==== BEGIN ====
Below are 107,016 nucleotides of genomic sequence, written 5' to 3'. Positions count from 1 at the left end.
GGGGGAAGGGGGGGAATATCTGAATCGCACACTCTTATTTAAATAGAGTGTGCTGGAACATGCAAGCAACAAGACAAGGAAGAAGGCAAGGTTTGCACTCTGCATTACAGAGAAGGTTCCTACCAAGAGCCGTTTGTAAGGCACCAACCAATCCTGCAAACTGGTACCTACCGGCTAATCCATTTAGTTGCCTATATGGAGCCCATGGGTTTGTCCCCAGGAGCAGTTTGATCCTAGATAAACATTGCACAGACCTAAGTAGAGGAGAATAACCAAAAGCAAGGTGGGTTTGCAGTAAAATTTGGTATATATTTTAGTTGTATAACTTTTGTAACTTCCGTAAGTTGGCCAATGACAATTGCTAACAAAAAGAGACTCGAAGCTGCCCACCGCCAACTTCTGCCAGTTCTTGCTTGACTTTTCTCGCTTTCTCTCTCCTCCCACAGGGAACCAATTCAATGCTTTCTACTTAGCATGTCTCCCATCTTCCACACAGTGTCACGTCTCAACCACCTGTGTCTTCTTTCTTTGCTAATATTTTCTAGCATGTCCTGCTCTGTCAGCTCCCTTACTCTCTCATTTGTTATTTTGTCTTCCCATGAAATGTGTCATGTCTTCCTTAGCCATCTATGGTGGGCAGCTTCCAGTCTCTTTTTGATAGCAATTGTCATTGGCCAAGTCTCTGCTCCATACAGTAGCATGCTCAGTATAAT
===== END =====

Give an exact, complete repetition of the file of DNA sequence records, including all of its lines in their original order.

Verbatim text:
Below are 107,016 nucleotides of genomic sequence, written 5' to 3'. Positions count from 1 at the left end.
GGGGGAAGGGGGGGAATATCTGAATCGCACACTCTTATTTAAATAGAGTGTGCTGGAACATGCAAGCAACAAGACAAGGAAGAAGGCAAGGTTTGCACTCTGCATTACAGAGAAGGTTCCTACCAAGAGCCGTTTGTAAGGCACCAACCAATCCTGCAAACTGGTACCTACCGGCTAATCCATTTAGTTGCCTATATGGAGCCCATGGGTTTGTCCCCAGGAGCAGTTTGATCCTAGATAAACATTGCACAGACCTAAGTAGAGGAGAATAACCAAAAGCAAGGTGGGTTTGCAGTAAAATTTGGTATATATTTTAGTTGTATAACTTTTGTAACTTCCGTAAGTTGGCCAATGACAATTGCTAACAAAAAGAGACTCGAAGCTGCCCACCGCCAACTTCTGCCAGTTCTTGCTTGACTTTTCTCGCTTTCTCTCTCCTCCCACAGGGAACCAATTCAATGCTTTCTACTTAGCATGTCTCCCATCTTCCACACAGTGTCACGTCTCAACCACCTGTGTCTTCTTTCTTTGCTAATATTTTCTAGCATGTCCTGCTCTGTCAGCTCCCTTACTCTCTCATTTGTTATTTTGTCTTCCCATGAAATGTGTCATGTCTTCCTTAGCCATCTATGGTGGGCAGCTTCCAGTCTCTTTTTGATAGCAATTGTCATTGGCCAAGTCTCTGCTCCATACAGTAGCATGCTCAGTATAAT